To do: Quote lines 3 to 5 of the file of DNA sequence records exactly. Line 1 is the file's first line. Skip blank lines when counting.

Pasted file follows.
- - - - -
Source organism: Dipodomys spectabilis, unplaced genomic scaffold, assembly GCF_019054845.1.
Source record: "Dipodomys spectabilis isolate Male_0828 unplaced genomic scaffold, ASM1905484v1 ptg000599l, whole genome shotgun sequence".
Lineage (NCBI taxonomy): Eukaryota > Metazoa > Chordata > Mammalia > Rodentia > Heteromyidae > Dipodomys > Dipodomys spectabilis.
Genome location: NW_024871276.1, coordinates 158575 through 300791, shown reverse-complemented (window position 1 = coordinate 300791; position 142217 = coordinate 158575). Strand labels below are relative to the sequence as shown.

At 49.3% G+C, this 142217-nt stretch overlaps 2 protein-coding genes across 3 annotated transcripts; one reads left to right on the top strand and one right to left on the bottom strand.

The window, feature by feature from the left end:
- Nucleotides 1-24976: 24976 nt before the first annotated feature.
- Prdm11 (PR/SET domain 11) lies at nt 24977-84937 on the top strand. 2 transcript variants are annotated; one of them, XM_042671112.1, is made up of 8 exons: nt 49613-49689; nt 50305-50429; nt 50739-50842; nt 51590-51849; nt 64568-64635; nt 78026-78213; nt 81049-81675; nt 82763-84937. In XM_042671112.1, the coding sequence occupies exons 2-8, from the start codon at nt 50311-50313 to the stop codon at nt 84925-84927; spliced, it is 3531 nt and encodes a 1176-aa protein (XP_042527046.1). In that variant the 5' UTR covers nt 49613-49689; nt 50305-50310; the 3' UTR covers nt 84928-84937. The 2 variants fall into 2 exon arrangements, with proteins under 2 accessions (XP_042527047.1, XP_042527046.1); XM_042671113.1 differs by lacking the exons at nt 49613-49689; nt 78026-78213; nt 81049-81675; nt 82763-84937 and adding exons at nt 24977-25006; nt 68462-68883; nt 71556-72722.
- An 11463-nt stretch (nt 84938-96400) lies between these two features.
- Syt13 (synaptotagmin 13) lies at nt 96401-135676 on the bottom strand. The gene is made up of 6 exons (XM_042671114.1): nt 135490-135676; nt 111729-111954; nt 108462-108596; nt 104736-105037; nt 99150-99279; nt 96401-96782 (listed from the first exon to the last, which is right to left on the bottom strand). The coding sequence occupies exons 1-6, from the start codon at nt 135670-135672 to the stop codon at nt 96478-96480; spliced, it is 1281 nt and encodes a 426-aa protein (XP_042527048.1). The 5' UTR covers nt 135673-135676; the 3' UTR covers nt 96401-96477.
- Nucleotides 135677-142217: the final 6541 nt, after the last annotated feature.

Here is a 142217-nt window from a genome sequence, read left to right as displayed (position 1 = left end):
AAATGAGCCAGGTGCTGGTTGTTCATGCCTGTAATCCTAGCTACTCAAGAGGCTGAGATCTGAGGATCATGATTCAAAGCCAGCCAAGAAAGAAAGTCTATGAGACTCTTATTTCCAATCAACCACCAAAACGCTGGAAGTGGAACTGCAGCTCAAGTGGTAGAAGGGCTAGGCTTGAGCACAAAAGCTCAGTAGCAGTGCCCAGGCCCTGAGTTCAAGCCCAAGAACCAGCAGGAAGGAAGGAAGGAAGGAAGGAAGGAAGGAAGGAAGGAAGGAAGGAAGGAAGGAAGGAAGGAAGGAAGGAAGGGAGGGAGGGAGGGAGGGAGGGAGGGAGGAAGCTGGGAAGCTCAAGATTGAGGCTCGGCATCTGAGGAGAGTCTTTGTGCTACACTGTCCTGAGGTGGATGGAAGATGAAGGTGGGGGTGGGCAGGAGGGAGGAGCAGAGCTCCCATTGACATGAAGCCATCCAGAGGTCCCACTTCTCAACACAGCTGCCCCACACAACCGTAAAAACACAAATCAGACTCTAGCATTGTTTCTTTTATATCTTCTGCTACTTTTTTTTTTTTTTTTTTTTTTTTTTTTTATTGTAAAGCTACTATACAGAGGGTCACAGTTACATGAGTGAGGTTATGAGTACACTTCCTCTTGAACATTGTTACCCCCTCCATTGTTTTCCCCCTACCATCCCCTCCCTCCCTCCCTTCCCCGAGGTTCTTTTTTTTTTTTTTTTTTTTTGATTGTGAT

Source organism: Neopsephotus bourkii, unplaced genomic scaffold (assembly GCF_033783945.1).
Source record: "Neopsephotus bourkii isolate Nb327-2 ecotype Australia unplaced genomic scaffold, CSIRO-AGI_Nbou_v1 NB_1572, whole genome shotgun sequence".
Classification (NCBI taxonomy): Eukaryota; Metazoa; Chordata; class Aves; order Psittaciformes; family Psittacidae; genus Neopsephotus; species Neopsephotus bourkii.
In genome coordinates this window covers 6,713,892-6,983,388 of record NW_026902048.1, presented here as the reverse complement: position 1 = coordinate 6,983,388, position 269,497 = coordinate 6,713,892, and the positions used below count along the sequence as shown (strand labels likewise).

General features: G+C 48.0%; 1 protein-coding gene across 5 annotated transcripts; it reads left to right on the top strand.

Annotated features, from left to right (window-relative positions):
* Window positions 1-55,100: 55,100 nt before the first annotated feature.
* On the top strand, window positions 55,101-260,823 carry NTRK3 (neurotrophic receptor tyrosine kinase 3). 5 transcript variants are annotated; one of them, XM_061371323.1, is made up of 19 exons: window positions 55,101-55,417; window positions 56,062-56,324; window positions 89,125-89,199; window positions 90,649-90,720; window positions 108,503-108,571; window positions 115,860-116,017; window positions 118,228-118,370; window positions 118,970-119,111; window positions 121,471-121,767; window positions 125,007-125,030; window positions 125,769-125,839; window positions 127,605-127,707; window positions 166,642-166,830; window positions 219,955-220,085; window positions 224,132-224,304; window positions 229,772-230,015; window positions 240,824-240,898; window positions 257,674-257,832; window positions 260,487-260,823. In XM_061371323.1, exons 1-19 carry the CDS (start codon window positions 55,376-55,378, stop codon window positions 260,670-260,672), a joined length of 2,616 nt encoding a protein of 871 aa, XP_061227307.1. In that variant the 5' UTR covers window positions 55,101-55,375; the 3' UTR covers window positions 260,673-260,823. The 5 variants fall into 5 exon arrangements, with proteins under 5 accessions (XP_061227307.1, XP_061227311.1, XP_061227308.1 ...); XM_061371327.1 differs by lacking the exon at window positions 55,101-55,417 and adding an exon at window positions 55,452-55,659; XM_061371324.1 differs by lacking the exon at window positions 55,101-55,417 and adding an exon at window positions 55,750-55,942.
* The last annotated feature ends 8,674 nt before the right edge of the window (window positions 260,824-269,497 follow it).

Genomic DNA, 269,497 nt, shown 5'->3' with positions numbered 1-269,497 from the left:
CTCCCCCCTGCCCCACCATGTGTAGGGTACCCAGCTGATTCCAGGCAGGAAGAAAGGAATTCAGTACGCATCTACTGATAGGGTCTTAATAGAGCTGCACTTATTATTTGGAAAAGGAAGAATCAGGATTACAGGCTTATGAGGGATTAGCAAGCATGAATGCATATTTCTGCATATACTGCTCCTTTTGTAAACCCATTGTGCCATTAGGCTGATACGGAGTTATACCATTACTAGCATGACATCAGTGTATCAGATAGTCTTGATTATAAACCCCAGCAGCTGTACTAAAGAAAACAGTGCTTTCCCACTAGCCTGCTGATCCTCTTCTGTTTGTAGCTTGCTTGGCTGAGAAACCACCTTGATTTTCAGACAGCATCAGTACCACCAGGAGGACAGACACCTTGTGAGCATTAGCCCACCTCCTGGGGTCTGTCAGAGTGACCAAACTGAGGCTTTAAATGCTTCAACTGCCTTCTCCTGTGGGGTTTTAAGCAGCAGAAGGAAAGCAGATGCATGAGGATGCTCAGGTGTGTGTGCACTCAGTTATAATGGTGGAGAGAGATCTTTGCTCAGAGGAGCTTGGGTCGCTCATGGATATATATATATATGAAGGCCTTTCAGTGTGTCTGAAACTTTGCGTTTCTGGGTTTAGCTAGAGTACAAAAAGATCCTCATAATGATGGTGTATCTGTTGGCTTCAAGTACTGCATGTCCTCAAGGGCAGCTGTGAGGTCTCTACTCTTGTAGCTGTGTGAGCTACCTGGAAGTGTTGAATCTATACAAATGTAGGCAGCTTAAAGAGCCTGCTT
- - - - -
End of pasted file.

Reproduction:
Lineage (NCBI taxonomy): Eukaryota > Metazoa > Chordata > Mammalia > Rodentia > Heteromyidae > Dipodomys > Dipodomys spectabilis.
Genome location: NW_024871276.1, coordinates 158575 through 300791, shown reverse-complemented (window position 1 = coordinate 300791; position 142217 = coordinate 158575). Strand labels below are relative to the sequence as shown.

At 49.3% G+C, this 142217-nt stretch overlaps 2 protein-coding genes across 3 annotated transcripts; one reads left to right on the top strand and one right to left on the bottom strand.